I read borrowed stories by flashlight,
made blankets of print
that let me fall asleep on quiet streets
far from our house of lunar eclipse
where the Good Book fueled fires
made danger, where Father,
broken son of a town drunk,
where Mother haloed stiff
by hairsprayed Beehive
whined never enough.
My secret saved me — three books
borrowed on Thursdays after school
the bookmobile, its sweet-sour exhaust
of warmed machine oil
and chocolate soft serve
called me to the wild things
in the belly of the bus,
thin shelves stacked tight
with hobbit holes, wardrobe portals,
Nathan Hale, Boy Patriot,
Amelia waving good-bye from her cockpit.
Contraband stowed in my bag,
I squeezed past Father pacing
to the whine of steel guitars,
his high-end hi-fi in our living room
the Devil’s backbone dropping vinyls
of drink and redneck failure ‘til dinner,
rocked by Mother in the kitchen,
spinning her blue suede Elvis,
shouting her love me tender tracks
with a pale mouth of aching need
that swallowed us all
to hide my books beneath the sheets
where after devotionals, I would
spin webs with spiders,
find clues in old clocks,
fly with heroes, then dream
of railway stations, first-class tickets
to places I would go,
and blank pages of books I would write.
I learned a word in Venice beside the Grand Canal:
Maggese: Wild and unkempt, it’s a vine growing
to water, content, unmarked by need or time.
Before Venice, I lived in the fold of a day planner
bound between to-do and month-at-a-glance,
my nights blurred a blank black
I forgot how to two-step with twilight,
find fairy rings
pin wild violets in my hair.
I missed the stars
never saw the moonflowers
spread their silk skins.
Too long since my mind wandered
under a full moon,
seduced by a cat’s purr and a glass of Prosecco.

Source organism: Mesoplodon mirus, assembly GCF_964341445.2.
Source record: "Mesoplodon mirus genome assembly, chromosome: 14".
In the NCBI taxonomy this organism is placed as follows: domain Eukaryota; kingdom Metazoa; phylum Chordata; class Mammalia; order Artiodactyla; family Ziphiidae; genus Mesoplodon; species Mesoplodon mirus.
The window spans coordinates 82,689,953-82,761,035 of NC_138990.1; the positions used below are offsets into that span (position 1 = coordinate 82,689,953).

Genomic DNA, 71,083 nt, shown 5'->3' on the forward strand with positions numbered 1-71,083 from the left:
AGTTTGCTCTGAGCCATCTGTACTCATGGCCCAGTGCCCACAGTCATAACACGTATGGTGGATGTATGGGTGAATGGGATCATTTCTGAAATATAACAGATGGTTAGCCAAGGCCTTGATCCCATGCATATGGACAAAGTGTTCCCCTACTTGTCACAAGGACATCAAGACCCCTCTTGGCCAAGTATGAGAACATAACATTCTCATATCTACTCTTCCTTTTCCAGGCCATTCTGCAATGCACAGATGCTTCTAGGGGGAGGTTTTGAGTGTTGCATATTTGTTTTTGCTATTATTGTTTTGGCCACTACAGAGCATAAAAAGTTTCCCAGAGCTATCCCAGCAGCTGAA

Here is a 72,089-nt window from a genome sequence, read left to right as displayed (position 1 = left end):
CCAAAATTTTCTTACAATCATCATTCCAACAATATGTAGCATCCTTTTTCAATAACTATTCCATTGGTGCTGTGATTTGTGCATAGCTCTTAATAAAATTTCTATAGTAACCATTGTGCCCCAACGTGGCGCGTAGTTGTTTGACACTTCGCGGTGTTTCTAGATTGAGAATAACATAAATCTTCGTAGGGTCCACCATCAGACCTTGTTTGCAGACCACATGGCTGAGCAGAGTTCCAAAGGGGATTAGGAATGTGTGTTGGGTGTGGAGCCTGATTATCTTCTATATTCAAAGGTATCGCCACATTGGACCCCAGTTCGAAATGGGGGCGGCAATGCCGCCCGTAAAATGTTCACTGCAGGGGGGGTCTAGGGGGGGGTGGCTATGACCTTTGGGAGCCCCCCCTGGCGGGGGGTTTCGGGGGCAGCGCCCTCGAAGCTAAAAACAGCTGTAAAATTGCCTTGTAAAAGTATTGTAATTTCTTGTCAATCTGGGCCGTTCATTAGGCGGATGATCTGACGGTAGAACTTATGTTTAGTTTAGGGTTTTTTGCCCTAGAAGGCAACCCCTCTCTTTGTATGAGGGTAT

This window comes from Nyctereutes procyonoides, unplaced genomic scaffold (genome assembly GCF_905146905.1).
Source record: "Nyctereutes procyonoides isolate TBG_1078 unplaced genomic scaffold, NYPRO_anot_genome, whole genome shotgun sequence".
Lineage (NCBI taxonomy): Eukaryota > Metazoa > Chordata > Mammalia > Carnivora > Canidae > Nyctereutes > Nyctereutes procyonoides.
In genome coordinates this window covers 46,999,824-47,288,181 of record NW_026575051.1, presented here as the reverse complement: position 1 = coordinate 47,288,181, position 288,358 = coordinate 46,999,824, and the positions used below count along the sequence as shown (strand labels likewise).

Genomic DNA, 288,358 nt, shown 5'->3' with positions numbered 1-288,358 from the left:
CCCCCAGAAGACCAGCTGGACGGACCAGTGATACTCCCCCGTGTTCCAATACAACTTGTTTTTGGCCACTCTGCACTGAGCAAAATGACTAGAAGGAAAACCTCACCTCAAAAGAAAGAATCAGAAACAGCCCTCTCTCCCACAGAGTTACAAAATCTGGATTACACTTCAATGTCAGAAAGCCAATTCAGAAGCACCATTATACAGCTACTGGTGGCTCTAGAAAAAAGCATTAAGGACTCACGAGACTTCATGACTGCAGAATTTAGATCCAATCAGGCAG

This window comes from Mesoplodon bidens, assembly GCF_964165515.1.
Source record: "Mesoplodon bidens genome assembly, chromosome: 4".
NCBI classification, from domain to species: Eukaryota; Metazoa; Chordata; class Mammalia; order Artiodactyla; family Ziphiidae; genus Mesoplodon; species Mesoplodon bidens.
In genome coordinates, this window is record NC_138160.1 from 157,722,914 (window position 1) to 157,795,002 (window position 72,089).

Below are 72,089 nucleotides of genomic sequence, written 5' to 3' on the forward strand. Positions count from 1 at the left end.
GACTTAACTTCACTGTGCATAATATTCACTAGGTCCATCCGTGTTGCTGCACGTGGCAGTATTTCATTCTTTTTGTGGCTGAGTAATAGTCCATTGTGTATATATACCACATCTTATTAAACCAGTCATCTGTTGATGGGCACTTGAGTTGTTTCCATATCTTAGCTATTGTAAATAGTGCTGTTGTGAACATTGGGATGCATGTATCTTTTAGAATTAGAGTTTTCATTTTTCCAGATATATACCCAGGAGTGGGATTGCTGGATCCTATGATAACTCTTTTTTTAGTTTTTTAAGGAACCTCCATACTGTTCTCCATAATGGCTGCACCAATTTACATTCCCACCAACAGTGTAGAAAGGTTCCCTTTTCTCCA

Maggese. I need this word for fallow;
secure the food in my pantry will feed me,
sure in the difference between excess and enough,
I can applaud the untilled garden in June,
unbind my stiff work boots and run barefoot with the dog
wet clover at dusk, the green shag between my toes.
I need a mindset for the primordial:
a balance between sea-salted caramels
and the sweat of hoeing weeds.
Maggese is a suspended summer night,
a firefly, the star on the tip of my nose,
my deepening breath blowing
pages of planners into the stardust of possibilities.
Iron Mountain Ladies
Ball busters, floozies, bitches, philosophers, saints:
sister stones of the Iron Mountains tell different stories.
Mouths agape, angled, the glare of afternoon sun
show teeth locked in petrified jaws.
I am their captive. I cannot unhear
their voices in the canyon’s thinned air.
Some piss and moan, all mouth.
Others flex biceps at the clouds,
middle fingers fully extended.
Nature bewitched and broke them.
Mad hatters, they’re mad as hell.
Crones sag, their skin wrinkled and drooped —
crepe paper streamers the morning after, subdued.
Shy ones hide behind red and white striped skirts
and sweater sets of Aspen and Spruce
while bold ones bare breasts coursing with milk and honey.
All have bones washed away by tides,
noses chipped by wind,
jagged thighs from Jiu Jitsu matches with floods,
their shattered pieces, litter on the road’s shoulders.
I understand when I leave them.
Two million years of making;
two million years of breaking,
iron fired on a forge of fortitude.
We are sage and scrub built on the backs of our people,
scars clotted wild with color, spirits carved from clay and flint,
knitted sinews and tendons stretched across generations.
More than our amputated parts,
more than bone and muscle, more than ourselves.
We and the mountain ladies stand unbowed, iron red in the sun.